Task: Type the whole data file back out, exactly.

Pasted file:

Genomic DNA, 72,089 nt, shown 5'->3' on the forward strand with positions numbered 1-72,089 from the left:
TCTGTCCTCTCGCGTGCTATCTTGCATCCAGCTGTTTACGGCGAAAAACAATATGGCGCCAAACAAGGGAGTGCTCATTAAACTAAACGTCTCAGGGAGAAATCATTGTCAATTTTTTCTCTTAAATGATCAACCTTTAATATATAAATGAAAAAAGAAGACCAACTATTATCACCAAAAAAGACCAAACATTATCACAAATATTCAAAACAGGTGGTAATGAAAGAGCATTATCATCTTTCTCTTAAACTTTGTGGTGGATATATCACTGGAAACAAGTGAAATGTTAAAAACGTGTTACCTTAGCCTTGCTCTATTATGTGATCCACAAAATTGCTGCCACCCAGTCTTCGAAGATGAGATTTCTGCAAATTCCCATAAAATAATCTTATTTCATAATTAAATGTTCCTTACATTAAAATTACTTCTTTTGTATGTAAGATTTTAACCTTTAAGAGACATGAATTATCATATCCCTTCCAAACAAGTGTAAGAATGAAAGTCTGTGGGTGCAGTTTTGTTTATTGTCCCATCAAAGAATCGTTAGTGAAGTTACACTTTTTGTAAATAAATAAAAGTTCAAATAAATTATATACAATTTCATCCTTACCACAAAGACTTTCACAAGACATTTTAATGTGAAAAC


Genomic DNA, 72,089 nt, shown 5'->3' on the forward strand with positions numbered 1-72,089 from the left:
TCTGTCCTCTCGCGTGCTATCTTGCATCCAGCTGTTTACGGCGAAAAACAATATGGCGCCAAACAAGGGAGTGCTCATTAAACTAAACGTCTCAGGGAGAAATCATTGTCAATTTTTTCTCTTAAATGATCAACCTTTAATATATAAATGAAAAAAGAAGACCAACTATTATCACCAAAAAAGACCAAACATTATCACAAATATTCAAAACAGGTGGTAATGAAAGAGCATTATCATCTTTCTCTTAAACTTTGTGGTGGATATATCACTGGAAACAAGTGAAATGTTAAAAACGTGTTACCTTAGCCTTGCTCTATTATGTGATCCACAAAATTGCTGCCACCCAGTCTTCGAAGATGAGATTTCTGCAAATTCCCATAAAATAATCTTATTTCATAATTAAATGTTCCTTACATTAAAATTACTTCTTTTGTATGTAAGATTTTAACCTTTAAGAGACATGAATTATCATATCCCTTCCAAACAAGTGTAAGAATGAAAGTCTGTGGGTGCAGTTTTGTTTATTGTCCCATCAAAGAATCGTTAGTGAAGTTACACTTTTTGTAAATAAATAAAAGTTCAAATAAATTATATACAATTTCATCCTTACCACAAAGACTTTCACAAGACATTTTAATGTGAAAAC